In the author’s personal opinion, it is time for the courts and, perhaps, government to stop sitting on the fence with legal argument that lends itself to squeaky clean judges’ desks. It is quite clear that the public has noted its concern. They realise, (or at least should realise by now!), that banks are businesses unlike any other. And, while the banks might enjoy the benefits of having large capital reserves, somewhat questionable following the recession, the Scottish and, indeed, the British public expect them to be treated as such in the legal systems of the UK. This effective immunity from suit should seriously be reconsidered and, the author hopes, soon.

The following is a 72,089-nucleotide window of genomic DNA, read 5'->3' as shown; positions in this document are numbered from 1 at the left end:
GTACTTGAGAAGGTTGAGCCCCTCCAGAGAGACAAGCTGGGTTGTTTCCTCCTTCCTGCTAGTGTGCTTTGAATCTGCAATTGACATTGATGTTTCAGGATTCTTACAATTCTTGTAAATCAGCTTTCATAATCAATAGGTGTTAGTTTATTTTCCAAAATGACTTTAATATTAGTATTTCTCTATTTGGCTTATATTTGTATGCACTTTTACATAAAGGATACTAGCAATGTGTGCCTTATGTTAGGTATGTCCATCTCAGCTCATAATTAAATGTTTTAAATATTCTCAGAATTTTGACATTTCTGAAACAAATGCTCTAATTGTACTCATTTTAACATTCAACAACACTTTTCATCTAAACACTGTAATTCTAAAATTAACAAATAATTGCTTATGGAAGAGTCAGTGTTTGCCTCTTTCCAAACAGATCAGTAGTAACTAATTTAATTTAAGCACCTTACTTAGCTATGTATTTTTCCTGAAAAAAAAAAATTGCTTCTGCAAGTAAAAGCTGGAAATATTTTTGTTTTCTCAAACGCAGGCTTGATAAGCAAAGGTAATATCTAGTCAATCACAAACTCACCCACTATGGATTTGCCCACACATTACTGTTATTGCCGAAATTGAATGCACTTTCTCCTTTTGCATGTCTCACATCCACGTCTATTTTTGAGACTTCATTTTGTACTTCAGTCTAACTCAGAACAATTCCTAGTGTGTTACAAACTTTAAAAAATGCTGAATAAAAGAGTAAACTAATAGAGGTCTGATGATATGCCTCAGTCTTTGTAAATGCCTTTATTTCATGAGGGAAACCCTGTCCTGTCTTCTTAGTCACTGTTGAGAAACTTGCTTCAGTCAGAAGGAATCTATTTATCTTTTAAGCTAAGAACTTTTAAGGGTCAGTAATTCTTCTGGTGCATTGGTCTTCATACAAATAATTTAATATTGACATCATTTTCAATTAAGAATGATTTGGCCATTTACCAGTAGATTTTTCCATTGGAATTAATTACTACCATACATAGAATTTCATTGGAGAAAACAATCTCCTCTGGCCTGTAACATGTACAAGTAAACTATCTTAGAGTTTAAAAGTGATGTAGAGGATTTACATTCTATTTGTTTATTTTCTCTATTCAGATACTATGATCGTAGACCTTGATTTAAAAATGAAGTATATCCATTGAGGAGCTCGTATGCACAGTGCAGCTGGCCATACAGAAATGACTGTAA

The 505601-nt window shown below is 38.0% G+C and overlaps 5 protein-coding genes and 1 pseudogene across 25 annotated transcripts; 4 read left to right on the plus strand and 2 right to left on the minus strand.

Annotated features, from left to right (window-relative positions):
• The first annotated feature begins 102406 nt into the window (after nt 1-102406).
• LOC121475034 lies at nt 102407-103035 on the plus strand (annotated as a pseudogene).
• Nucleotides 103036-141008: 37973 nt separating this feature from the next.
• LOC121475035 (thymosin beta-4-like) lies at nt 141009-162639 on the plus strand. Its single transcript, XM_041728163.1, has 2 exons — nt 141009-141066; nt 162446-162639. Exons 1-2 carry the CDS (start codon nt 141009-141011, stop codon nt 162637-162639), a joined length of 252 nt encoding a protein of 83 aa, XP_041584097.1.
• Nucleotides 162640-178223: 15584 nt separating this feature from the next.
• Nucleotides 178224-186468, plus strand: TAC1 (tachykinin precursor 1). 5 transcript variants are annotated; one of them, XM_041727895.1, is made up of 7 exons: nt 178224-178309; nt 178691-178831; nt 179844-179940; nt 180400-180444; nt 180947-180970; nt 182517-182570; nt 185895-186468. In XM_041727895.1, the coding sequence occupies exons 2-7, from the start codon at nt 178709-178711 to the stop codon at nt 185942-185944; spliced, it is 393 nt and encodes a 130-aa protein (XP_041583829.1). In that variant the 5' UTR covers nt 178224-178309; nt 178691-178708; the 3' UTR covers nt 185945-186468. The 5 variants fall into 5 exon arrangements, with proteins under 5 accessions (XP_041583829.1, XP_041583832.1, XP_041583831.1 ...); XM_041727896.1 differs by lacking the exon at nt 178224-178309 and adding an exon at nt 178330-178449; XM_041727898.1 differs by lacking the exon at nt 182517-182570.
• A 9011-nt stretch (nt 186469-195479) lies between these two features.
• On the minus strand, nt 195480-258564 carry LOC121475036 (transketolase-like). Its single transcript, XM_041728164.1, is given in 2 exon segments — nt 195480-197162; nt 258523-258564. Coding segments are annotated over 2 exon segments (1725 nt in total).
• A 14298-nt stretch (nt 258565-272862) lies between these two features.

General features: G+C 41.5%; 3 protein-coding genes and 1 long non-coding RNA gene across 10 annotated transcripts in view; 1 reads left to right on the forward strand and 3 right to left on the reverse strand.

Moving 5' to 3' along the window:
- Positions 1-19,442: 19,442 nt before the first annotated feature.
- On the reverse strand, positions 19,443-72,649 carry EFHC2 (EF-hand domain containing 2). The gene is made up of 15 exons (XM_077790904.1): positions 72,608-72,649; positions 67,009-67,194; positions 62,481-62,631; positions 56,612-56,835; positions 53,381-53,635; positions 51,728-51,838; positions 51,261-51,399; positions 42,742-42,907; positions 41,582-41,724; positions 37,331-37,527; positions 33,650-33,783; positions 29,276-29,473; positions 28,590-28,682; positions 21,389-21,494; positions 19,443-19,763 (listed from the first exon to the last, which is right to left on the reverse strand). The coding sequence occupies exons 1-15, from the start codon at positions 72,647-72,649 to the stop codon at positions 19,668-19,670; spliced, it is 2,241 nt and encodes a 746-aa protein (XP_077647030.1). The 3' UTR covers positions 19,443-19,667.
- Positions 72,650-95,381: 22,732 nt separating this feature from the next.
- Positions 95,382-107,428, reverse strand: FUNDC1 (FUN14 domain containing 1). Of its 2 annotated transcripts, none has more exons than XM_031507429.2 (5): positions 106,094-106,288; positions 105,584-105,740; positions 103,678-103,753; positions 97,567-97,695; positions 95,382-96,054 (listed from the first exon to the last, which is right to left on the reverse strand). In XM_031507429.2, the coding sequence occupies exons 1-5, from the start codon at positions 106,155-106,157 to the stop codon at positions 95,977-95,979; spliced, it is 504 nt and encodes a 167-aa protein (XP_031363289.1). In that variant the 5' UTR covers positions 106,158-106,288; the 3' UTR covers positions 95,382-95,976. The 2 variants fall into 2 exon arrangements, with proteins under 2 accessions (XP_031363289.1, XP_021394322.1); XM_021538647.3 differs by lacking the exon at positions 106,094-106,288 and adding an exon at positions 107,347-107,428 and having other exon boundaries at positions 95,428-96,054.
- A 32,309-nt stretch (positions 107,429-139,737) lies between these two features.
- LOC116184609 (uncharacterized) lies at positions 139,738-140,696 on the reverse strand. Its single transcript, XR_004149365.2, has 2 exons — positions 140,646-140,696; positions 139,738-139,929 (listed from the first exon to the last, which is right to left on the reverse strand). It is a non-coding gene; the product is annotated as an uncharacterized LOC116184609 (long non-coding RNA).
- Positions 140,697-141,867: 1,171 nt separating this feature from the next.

How to Claim despite Walls being breached
Consumers may be best advised to take the recent shock wave of Allison Walls v Santander with a pinch of salt: there are certain steps, including those from moneysavingexpert.com, which are still worth considering:-
1. Send a style letter and send to the bank;
2. If unsuccessful and the bank continues to charge, send a different style letter to the Financial Ombudsman;
3. If still unsuccessful, consult a reputable solicitor and take the bank to court, but be prepared for considerable legal expenses and long, drawn out proceedings.
Banks would be best advised not to get complacent: a battle may have been won; but the war, most certainly, is not over.